Monday, April 1, 2019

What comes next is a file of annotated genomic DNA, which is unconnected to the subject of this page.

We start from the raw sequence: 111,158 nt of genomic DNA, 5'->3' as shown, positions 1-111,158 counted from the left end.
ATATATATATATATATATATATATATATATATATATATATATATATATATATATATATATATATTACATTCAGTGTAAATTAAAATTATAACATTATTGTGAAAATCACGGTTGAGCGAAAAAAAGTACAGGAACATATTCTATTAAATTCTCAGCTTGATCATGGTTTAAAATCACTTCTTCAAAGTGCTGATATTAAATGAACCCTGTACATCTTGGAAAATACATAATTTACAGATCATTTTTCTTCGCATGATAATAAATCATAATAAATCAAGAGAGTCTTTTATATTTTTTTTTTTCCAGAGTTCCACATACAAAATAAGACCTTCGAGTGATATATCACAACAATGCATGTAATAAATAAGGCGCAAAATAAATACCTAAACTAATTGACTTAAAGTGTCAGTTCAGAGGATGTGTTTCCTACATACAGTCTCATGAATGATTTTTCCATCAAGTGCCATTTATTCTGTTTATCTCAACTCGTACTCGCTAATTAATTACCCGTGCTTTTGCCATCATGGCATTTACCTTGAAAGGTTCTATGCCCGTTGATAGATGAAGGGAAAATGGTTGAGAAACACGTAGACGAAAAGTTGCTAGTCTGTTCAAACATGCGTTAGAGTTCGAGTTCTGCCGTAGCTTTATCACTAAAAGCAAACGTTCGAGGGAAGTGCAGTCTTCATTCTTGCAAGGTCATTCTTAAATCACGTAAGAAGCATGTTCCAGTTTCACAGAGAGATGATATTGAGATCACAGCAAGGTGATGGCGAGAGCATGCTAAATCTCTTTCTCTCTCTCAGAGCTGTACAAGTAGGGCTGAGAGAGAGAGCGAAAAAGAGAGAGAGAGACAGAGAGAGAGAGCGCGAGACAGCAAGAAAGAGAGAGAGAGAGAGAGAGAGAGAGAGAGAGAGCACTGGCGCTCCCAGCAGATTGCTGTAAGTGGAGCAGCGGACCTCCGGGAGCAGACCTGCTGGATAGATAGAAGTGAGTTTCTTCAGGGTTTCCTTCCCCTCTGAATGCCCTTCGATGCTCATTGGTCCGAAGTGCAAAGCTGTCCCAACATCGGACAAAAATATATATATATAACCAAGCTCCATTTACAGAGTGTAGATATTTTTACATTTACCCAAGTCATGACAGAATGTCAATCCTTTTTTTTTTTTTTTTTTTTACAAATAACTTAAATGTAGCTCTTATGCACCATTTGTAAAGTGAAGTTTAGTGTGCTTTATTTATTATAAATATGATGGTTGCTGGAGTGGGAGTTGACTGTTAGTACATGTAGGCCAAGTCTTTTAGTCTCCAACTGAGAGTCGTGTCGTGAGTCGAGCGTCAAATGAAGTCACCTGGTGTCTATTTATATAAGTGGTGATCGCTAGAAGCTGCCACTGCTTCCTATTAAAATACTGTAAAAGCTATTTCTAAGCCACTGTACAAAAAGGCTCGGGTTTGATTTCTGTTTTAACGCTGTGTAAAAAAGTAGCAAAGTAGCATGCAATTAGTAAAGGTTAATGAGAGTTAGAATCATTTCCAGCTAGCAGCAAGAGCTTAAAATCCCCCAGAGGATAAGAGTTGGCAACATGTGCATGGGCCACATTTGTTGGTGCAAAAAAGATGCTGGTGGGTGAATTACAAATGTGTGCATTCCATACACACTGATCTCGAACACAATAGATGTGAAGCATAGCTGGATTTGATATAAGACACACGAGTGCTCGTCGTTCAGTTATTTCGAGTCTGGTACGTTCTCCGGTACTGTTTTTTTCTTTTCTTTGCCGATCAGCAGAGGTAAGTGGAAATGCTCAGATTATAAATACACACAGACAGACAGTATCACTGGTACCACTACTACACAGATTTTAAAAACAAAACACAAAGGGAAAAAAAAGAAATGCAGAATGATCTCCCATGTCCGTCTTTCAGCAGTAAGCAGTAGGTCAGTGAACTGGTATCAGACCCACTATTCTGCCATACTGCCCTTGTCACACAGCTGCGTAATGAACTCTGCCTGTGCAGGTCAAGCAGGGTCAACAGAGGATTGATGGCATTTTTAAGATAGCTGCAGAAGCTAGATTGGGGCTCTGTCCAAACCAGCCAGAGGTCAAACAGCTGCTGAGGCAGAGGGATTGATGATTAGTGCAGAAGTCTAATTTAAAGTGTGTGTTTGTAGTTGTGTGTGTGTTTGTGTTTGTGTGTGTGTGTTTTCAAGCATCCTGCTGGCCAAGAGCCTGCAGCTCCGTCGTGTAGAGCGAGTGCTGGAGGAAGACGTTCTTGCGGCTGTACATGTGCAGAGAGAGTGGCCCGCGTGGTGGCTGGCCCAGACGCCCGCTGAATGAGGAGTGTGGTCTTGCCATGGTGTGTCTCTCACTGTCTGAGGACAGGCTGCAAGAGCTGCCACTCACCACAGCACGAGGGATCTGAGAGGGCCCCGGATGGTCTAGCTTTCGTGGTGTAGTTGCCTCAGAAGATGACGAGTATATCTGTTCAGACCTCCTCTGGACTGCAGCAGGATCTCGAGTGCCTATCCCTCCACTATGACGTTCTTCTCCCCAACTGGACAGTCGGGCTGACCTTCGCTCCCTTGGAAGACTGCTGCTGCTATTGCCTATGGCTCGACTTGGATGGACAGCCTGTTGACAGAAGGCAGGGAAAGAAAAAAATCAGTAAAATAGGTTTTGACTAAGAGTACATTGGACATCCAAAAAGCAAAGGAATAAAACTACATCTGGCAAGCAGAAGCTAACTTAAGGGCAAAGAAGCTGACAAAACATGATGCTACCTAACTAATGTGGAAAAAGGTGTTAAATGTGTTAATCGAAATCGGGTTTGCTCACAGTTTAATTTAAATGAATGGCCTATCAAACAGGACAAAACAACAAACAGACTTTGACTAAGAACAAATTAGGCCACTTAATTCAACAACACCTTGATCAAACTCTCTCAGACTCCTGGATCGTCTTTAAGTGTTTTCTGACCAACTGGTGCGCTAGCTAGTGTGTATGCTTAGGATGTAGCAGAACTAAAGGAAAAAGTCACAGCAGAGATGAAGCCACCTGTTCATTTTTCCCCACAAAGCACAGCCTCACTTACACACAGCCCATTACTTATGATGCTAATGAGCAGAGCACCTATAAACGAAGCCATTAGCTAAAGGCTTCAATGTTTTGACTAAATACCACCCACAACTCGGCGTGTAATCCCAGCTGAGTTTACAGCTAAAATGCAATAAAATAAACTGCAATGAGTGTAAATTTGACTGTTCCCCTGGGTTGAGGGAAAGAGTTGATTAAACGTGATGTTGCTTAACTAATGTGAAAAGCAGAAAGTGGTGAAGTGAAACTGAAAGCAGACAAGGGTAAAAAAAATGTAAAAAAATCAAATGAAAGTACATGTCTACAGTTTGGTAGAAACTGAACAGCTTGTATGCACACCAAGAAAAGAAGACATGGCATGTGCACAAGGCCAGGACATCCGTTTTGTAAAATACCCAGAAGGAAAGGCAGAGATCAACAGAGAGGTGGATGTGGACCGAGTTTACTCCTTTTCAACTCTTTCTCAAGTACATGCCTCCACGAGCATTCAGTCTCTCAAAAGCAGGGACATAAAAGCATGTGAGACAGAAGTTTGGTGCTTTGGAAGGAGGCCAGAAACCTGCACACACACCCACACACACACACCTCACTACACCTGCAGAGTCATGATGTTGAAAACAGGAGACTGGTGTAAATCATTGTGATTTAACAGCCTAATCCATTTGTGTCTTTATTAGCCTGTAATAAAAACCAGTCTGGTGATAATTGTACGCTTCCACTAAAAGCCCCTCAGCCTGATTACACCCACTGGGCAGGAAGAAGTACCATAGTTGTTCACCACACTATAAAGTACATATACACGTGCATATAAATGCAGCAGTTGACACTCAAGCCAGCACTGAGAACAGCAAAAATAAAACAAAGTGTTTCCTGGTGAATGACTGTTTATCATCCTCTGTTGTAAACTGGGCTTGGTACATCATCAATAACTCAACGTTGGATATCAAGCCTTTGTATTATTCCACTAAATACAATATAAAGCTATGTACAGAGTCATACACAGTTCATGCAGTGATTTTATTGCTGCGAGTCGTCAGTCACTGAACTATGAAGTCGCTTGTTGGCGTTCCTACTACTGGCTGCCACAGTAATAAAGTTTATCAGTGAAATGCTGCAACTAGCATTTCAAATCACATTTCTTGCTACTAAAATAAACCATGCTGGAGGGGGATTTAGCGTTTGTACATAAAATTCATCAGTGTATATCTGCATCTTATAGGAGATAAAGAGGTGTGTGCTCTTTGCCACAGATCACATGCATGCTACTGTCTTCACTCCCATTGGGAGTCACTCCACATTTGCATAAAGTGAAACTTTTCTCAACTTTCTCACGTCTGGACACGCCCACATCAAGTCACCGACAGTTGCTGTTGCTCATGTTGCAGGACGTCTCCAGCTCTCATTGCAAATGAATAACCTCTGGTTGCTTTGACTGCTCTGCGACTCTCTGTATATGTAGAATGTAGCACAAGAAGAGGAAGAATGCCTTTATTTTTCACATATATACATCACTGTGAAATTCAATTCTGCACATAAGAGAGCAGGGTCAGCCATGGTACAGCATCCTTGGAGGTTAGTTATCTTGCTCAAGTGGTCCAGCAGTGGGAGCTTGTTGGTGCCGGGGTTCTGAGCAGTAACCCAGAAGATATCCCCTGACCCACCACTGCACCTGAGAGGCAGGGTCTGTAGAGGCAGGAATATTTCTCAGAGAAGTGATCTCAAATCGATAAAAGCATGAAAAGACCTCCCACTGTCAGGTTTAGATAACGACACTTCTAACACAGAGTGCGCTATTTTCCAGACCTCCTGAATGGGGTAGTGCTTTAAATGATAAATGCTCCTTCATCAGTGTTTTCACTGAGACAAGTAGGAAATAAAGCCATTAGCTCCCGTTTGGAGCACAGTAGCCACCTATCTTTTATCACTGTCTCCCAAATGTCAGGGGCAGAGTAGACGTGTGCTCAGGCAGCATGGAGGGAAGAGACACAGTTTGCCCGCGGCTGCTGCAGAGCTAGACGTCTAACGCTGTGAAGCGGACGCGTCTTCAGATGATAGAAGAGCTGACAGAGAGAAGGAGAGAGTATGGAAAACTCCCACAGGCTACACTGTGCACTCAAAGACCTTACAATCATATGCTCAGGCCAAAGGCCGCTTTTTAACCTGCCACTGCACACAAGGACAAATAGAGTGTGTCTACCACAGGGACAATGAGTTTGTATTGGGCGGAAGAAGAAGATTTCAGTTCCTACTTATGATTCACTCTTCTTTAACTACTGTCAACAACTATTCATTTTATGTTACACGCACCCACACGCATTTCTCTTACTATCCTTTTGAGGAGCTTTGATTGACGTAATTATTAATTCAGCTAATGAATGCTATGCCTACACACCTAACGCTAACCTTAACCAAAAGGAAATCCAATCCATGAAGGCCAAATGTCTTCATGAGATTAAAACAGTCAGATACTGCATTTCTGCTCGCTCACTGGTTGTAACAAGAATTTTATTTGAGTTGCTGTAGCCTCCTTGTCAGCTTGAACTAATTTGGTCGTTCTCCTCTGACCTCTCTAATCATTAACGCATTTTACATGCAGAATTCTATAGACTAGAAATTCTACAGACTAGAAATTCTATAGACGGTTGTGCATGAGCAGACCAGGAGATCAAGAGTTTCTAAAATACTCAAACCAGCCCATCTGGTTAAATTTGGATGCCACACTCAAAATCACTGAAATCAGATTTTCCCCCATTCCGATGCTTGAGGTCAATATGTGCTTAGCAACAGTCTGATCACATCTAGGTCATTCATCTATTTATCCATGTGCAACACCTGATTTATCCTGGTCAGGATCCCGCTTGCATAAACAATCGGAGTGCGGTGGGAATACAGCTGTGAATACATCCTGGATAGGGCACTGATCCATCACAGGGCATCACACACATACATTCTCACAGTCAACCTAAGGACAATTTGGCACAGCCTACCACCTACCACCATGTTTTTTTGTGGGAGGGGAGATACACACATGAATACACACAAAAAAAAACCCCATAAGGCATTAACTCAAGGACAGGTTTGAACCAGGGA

Acceptance month we go again. April. Autism awareness month. After doing this for years I have mixed feelings about this. I wrote a blog post in 2014 called Autism action month. It was more a “do something besides wear blue and post on Facebook. I still feel that way. We have to do more. Our schools are still battling seclusion and restraint. We still have to pay attorneys to take guardianship of our children even if they cannot speak. We still face cut after cut for funding for Medicaid, school programs, vocational support, housing. And I’m tired. I’m tired of having to turn on “Advocate mom mode” before every meeting, every doctors appointment. I would be lying if I said sometimes the “feel good rainbow support mom” didn’t have an ugly evil twin sister who wants nothing more than Betsy Devos to fall in a black abyss. But we also forget during this month when we are so busy advocating to celebrate. Celebrating successes. I don’t mean the inspiration porn. My son won’t make the basketball team, he’s not a savant. But what he amazing. He’s smart. His sensory system is not “off”. It’s different than yours and mine. He can tell if he can trust you immediately. He can hear sounds that I can’t pick up on. Smells and sounds and lights, taste and textures. They can assault his system but he also gets to delight in them. Way more than I do. The sheer joy of rainfall, vibrant colors, flavor explosions, emotions so strong they are tangible.  He gets to experience the world in an intense way and sometimes that’s so incredible I envy him. He lives by his time table, his terms, and how many of us get to say that? At times he is pure joy and love. He reminds me every day that he’s stronger than me. And I don’t mean because he can put me in a WWE move faster than you can blink. I mean because he constantly has to deal with a world that wasn’t built for him. And he still seems to persevere and impress everyone with how far he comes. He’s a great swimmer, he is a speed demon on his bike, he has perfect balance, he lives for peanut butter waffles, he thinks his big brother is the coolest and he is the kindest soul you will meet on this earth. I am so proud of you Chan man. You make my life so worth living and learning. Your lessons have given me a wealth of knowledge that most people don’t get in this lifetime. So while we all see the Autism awareness month ribbons, colors, articles, and posts, just remember that it’s bigger than that. Us parents do this all year, every year. And we get to celebrate the coolest milestones and we get a glimpse into a different part of humanity. Like some weird secret society that you are only part of if you live it. I don’t regret the puzzle piece tattoo I got years ago. I don’t view that symbol as my son “missing” something. I always saw it as my inability to understand, not his. My next tattoo will be directly across from that one. And it will say “define normal”. Because while we are so busy pointing out the “awareness and advocacy” part, sometimes we put the acceptance part on the back burner. Whatever step you are on in this journey, just remember we are all in this together. Don’t tear each other apart with comments and arguments. Leave the path a little easier for those behind you.  Not just the families. Our neighbors, our business owners, our schools, and our legislators. Maybe then one day we won’t need to highlight a month as a reminder. Instead we can focus on celebrating the differences and what they bring to all of us.

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